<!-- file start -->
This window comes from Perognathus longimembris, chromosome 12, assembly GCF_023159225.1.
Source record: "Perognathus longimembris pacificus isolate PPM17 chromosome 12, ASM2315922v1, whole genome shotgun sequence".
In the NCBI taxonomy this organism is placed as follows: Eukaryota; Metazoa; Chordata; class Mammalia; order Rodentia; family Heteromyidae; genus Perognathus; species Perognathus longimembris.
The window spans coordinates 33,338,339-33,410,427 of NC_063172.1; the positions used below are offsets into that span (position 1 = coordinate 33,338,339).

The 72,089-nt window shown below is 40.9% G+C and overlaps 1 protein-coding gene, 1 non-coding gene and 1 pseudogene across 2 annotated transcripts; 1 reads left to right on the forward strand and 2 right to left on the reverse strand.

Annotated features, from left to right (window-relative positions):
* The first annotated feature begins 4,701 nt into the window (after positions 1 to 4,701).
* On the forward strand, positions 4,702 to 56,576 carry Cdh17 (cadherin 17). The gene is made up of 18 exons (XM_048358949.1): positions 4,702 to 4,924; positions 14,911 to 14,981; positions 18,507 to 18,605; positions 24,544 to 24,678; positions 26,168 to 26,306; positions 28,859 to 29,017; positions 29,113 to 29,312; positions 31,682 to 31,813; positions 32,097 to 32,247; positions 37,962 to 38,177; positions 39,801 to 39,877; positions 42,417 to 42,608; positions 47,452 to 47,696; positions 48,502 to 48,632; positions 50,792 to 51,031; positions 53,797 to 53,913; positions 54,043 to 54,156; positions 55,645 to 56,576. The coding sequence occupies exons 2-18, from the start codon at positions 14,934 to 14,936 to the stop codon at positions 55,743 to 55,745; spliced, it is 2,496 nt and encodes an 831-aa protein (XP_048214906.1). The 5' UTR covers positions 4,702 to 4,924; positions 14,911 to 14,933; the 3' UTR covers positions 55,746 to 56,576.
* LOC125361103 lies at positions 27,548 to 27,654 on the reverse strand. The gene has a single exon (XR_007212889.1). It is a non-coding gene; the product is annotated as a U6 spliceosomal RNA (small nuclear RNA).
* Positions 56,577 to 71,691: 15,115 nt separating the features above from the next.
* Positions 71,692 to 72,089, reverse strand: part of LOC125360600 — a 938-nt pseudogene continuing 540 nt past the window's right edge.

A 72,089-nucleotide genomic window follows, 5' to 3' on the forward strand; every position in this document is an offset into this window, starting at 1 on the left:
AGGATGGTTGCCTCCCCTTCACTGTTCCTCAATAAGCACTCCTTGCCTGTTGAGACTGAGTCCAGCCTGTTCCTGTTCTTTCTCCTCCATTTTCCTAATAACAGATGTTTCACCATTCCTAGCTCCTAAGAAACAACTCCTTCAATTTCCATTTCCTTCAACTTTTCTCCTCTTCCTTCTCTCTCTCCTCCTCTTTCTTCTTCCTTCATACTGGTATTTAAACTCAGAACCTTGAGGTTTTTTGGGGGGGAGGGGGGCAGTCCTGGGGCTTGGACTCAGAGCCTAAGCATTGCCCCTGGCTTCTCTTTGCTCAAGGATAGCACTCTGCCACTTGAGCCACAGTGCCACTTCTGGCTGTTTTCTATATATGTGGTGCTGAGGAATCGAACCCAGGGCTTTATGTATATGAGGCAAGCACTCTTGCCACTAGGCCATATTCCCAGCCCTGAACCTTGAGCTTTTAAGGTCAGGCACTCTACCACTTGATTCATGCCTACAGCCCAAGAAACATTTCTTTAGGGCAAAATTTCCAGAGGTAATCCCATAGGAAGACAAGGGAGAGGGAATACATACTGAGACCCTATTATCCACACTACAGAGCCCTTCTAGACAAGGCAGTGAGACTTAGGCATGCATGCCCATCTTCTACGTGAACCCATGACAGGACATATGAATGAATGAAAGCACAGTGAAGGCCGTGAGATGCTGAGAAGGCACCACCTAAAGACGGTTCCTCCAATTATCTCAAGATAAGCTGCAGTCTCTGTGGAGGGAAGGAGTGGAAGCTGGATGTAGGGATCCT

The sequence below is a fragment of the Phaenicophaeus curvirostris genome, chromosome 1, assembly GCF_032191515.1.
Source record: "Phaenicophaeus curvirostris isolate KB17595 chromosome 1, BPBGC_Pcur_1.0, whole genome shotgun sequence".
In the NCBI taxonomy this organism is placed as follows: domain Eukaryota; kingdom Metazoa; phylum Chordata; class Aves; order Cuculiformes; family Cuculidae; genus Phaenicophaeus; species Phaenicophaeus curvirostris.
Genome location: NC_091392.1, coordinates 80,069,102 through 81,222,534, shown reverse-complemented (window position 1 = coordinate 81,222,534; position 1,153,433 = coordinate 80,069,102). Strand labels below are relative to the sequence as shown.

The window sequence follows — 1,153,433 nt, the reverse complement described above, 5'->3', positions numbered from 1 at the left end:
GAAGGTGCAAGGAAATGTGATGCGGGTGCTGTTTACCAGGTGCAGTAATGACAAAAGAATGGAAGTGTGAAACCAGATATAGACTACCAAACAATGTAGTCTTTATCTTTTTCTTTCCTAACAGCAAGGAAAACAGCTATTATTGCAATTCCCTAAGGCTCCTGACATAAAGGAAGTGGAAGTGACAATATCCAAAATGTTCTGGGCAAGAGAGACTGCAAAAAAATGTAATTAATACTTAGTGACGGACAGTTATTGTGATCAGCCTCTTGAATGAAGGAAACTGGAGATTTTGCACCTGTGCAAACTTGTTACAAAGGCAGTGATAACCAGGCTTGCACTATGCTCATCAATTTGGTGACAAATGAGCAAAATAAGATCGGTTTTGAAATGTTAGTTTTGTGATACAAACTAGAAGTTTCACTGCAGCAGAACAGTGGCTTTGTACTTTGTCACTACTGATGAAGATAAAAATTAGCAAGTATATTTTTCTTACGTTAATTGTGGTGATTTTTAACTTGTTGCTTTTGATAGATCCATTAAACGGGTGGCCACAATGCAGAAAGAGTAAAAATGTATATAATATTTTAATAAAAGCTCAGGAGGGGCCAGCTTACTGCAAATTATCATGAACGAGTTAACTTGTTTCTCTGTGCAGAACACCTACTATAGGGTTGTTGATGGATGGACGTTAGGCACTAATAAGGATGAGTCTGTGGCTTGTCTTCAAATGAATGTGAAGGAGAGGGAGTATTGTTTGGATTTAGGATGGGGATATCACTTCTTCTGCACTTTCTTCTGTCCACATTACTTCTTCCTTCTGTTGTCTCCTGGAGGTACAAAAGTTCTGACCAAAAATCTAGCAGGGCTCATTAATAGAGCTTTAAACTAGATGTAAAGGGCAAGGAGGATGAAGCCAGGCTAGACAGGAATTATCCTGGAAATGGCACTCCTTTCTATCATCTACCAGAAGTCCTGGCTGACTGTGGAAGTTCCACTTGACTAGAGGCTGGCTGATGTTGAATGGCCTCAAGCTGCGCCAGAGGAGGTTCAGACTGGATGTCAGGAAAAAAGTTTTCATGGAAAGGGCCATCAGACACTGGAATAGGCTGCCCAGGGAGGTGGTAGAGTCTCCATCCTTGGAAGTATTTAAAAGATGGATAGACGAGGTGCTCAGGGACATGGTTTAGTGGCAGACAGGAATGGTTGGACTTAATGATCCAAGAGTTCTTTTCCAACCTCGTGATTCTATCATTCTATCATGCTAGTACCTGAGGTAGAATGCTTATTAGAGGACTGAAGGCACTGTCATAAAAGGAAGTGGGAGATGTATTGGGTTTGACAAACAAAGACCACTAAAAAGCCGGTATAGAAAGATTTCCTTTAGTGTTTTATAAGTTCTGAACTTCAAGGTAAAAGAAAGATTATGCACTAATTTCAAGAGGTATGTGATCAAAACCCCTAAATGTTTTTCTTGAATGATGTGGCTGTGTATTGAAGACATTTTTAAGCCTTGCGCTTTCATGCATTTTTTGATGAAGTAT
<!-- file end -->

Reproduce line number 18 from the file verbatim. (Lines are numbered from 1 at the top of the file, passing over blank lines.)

The window sequence follows — 1,153,433 nt, the reverse complement described above, 5'->3', positions numbered from 1 at the left end: